Tag Archives: Rebecca Ferguson

Mission: Impossible – Fallout

28 Jul

‘Mission: Impossible – Fallout’: True thrills from aging series that knows to keep it real

 

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There’s little new or fresh in the latest “Mission: Impossible” chapter, branded way too ominously  for its own good with the term “Fallout” (“Mission: Impossible – Fallout”). Its star, Tom Cruise, isn’t the spry chicken he was in “Risky Business” back in 1982; the television series the film franchise hangs on was a droll, thinking person’s staple back in the 1960s and 1970s; and the stunt work here is mostly old school. These aren’t three strikes, but a gold strike: Blending the three makes for the most exhilarating filmgoing experience of the summer, with Cruise doing most of his own stunts for the painstaking realism – and boy, does it show – and director Christopher McQuarrie choosing to do each crash-bang chase they way they used to when Bill Friedkin was lighting up the screen, eschewing CGI where any “Fast and Furious” helmer would jump in with a dual core processor and a green screen.

The plot’s not all that much to bite into – there’s three mobile nukes on the loose in Europe and IMF agent Ethan Hunt (Cruise)  feels particularly responsible because he let the weapons out of his grasp by opting to save one of his own crew (). Because of said misstep, Hunt’s team is given a watchful CIA presence, a strong-jawed slab by the name of Walker (Henry Cavill, who dons the cape as Superman in a different franchise). In Paris and London there’s a sleek assassin on a motorbike (Rebecca Ferguson) tailing Hunt & Co., as well as a racy arms dealer (Vanessa Kirby, from “The Crown”) in the middle who, without batting an eyelash, whips a stiletto from her garter belt to dispatch an onrushing hitman. Oh yeah, Lane (Sean Harris), the anarchist terrier Hunt put away in his last outing, “Rogue Nation,” factors big into the mix as well.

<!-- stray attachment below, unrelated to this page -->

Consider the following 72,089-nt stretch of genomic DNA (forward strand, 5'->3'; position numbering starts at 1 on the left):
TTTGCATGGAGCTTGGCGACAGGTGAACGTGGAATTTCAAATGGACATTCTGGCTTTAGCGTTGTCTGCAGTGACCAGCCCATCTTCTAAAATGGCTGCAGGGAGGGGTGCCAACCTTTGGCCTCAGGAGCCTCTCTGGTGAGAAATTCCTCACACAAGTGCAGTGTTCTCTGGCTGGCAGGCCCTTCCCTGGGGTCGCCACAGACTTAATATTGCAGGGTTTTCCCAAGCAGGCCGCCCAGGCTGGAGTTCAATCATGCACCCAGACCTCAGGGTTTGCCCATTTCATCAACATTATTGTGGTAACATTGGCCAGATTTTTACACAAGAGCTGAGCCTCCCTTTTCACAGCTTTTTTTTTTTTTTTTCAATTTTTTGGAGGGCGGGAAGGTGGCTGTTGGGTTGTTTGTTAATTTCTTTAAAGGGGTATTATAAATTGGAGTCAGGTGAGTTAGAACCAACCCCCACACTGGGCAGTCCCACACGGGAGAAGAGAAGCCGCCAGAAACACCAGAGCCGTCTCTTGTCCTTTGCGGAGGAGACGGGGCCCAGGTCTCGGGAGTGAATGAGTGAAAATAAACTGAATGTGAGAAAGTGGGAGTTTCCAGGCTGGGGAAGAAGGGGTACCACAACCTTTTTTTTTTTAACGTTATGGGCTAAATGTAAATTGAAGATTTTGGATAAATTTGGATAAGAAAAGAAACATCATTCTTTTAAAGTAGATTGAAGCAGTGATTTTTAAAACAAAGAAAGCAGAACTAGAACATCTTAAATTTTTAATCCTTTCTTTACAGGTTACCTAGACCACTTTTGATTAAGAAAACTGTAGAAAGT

Needless to say, it’s a crowded affair that reaches its crescendo atop sheer precipices in Kashmir, and while that copter-crashing cliffhanger works effectively – if you hate height like me, you may experience a few churns to the gut – it’s not as raw or adrenaline-pumping as Hunt running the rooftops in London to capture quarry, or the smackdown in a Paris men’s room where Hunt and Walker get their asses handed to them by a very able foe. The scenes are so invigorating that when they’re over you need to catch your breath. The film does too, and it’s in these moments that the lines of artifice to get to the next whopper of a stunt show some. You can tell Cruise and McQuarrie, the scribe behind “The Usual Suspects” who’s worked with Cruise on nearly a half-dozen projects, are on the same page – it shows in almost every scene. McQuarrie, an obvious cinephile, layers in a slew of subtle, tongue-in-cheek film references for the enlightened, be it a nod to Rhames’ gimp scene in “Pulp Fiction” or Hunt spouting Cruise’s “crystal” line from “A Few Good Men.” And boy, can he run – and drive, fly and fall. Instead of “Fallout,” the tag for the film should have been “See Tom Run.”

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